Library

View

  • List View
  • Standard View
  • Grid View

16 Results

Filters

Listen
Read

Vincent Harding was wise about how the vision of the civil rights movement might speak to 21st-century realities. He reminded us that the movement of the ’50s and ’60s was spiritually as well as politically vigorous; it aspired to a “beloved community,” not merely a tolerant integrated society. He pursued this through patient-yet-passionate cross-cultural, cross-generational relationships. And he posed and lived a question that is freshly in our midst: Is America possible?

Pádraig Ó Tuama and Marilyn Nelson are beloved teachers to many; to bring them together was a delight and a balm. Nelson is a poet and professor and contemplative, an excavator of stories that would rather stay hidden yet lead us into new life. Ó Tuama is a poet, theologian, conflict mediator, and the host of our new podcast, Poetry Unbound. Together, they venture unexpectedly into the hospitable — and intriguingly universal — form of poetry that is prayer.

Editor’s note: This episode includes a preview from our new season of Poetry Unbound featuring a poem by Joy Harjo.

“Our discomfort and our grappling is not a sign of failure,” America Ferrera says, “it’s a sign that we’re living at the edge of our imaginations.” She is a culture-shifting actor and artist. John Paul Lederach is one of our greatest living architects of social transformation. From the inaugural On Being Gathering, a revelatory, joyous exploration of the ingredients of social courage and how change really happens in generational time.

We must shine a light on the past to live more abundantly now. Historian Annette Gordon-Reed and painter Titus Kaphar lead us in an exploration of that as a public adventure in this conversation at the Citizen University annual conference. Gordon-Reed is the historian who introduced the world to Sally Hemings and the children she had with President Thomas Jefferson, and so realigned a primary chapter of the American story with the deeper, more complicated truth. Kaphar collapses historical timelines on canvas and created iconic images after the protests in Ferguson. Both are reckoning with history in order to repair the present.

A civil rights elder and speechwriter for Martin Luther King, Jr., the late Vincent Harding brought the wisdom of the movement to young people in hurting places. He offers the image of a “live human signpost” as a guiding light toward the kind of support and mentorship we can offer one another in the path toward a beloved community. “When it comes to creating a multiracial, multiethnic, multireligious, democratic society, we are still a developing nation,” he says. “But my own deep, deep conviction is that the knowledge, like all knowledge, is available to us if we seek it.”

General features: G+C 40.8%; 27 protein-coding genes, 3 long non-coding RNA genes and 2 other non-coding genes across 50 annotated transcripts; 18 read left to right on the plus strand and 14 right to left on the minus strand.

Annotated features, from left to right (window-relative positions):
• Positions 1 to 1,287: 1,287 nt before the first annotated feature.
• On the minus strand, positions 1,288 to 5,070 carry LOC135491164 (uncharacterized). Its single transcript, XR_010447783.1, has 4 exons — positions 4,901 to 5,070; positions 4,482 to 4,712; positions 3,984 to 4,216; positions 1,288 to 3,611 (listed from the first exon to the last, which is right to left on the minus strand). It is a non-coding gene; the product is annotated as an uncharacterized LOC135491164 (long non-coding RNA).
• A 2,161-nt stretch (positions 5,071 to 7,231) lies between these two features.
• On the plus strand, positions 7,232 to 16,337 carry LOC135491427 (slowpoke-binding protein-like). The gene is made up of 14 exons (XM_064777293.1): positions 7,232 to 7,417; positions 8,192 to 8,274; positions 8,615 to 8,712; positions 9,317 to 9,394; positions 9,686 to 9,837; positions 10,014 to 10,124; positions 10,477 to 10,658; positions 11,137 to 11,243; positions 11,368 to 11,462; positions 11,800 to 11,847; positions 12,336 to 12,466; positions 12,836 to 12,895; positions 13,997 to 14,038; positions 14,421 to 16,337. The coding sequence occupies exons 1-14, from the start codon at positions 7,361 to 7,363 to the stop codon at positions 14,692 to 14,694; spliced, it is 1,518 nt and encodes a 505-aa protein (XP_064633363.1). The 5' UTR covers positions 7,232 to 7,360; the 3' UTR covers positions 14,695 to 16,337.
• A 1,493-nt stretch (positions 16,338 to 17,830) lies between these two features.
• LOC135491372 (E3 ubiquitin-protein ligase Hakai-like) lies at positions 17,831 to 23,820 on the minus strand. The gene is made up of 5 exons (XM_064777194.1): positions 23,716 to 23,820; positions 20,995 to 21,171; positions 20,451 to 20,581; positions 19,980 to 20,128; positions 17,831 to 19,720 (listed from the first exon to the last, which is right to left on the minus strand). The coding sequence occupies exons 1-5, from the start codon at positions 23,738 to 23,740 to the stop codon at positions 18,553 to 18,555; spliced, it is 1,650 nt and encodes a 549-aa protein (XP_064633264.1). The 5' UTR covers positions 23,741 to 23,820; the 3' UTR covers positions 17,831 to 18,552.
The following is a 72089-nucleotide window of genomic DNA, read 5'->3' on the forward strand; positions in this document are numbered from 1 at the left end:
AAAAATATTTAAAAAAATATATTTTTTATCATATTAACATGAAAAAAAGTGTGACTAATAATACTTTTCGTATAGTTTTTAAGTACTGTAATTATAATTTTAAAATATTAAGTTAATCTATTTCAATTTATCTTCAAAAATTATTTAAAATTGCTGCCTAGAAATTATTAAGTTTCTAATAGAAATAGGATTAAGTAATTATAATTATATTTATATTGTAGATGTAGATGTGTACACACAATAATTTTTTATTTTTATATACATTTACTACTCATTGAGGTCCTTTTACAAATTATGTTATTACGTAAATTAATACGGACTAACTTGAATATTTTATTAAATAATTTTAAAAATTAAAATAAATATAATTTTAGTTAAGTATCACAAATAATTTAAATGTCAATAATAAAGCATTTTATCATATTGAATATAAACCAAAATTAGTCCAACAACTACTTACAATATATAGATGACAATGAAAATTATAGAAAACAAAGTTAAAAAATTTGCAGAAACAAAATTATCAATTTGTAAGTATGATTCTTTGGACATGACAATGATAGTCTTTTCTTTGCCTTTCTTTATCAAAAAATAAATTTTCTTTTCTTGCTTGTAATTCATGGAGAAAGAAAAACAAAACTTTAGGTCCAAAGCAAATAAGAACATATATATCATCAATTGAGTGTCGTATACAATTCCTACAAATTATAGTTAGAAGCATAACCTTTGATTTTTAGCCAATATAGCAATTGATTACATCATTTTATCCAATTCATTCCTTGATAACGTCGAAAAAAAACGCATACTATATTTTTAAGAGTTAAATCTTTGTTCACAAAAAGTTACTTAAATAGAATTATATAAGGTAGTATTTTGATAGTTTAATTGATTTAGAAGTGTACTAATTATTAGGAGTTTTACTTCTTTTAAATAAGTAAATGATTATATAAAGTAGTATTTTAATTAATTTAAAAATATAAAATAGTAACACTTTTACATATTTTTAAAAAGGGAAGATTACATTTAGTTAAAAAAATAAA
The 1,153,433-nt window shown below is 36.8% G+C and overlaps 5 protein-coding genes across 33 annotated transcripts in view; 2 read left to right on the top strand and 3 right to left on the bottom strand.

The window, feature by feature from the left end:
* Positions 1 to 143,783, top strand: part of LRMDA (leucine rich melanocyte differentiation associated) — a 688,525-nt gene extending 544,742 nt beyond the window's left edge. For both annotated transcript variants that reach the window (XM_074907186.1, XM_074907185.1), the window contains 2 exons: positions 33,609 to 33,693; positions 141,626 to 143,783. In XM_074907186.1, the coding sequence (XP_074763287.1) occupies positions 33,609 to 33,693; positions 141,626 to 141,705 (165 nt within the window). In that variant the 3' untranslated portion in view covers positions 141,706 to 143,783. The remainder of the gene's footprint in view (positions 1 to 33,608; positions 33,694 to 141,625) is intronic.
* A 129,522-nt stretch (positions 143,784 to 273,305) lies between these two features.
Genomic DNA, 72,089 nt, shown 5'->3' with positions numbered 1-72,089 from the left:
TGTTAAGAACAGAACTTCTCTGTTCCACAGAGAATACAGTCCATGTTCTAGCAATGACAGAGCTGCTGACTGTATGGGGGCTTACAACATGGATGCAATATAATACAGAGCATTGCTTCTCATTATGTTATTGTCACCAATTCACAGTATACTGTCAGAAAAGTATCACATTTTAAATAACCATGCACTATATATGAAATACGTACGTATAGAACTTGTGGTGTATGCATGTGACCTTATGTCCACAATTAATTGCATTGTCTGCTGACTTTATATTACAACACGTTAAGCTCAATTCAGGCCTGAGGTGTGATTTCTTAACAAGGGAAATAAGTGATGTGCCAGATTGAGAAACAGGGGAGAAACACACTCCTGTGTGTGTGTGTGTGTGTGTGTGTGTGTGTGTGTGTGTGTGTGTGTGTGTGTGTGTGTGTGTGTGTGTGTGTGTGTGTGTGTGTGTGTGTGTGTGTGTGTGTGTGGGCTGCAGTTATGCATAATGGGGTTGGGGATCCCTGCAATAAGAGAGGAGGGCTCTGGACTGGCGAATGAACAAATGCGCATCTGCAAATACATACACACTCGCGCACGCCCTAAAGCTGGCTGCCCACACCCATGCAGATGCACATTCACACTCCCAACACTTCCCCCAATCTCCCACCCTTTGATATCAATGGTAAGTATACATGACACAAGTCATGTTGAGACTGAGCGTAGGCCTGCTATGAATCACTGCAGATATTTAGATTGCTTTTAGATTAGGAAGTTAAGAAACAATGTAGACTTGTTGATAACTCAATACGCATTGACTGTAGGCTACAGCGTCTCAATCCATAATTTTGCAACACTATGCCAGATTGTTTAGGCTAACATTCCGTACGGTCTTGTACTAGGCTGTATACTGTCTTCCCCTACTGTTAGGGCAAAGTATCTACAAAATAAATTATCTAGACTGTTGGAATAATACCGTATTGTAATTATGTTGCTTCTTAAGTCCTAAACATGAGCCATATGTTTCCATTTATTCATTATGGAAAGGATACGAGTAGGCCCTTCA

“I think of this as the wisdom of young adulthood and of the teenage years: You have this sense of urgency about what is possible.”

On nurturing the voice and agency of young citizens — and the importance of fostering intergenerational friendships.

Living the Questions is an occasional On Being segment where Krista muses on questions from our listening community.

Life as an improvisational art, at every age. This idea animates the wise linguist and anthropologist Mary Catherine Bateson, whose book Composing a Life has touched many. Since her childhood as the daughter of the iconic anthropologists Margaret Mead and Gregory Bateson, she’s had an ability to move through the world as both an original observer and a joyful participant. Now in her 70s, she’s pondering — and living — what she calls the age of “active wisdom.” She sees longer life spans creating a new developmental stage for our species.

Black Lives Matter co-founder and artist Patrisse Cullors presents a luminous vision of the spiritual core of Black Lives Matter and a resilient world in the making. She joins Dr. Robert Ross, a physician and philanthropist on the cutting edge of learning how trauma can be healed in bodies and communities. A cross-generational reflection on evolving social change.

To be Evangelical is not one thing, even on abortion. This conversation about Christianity and politics with three generations of Evangelical leaders — Shane Claiborne, Greg Boyd, and the late Chuck Colson — feels more relevant in the wake of the 2016 election than it did when we first recorded it. We offer this searching dialogue, which is alive anew, to a changed political landscape.

The history of rebellion is rife with excess and burnout. But new generations have a distinctive commitment to be reflective and activist at once, to be in service as much as in charge, and to learn from history while bringing very new realities into being. Quaker wise man Parker Palmer and journalist and entrepreneur Courtney Martin come together for a cross-generational conversation about the inner work of sustainable, resilient social change.

There’s a kind of brilliance that flashes up in early adulthood: an ability to see the world whole. Nathan Schneider has been able to articulate and sustain that far-seeing eye of young adulthood. He’s also a gifted writer, chronicling the world he and his compatriots are helping to make — spiritual, technological, and communal. At the Chautauqua Institution, we explore the wisdom of a millennial generation public intellectual on the emerging fabric of human identity.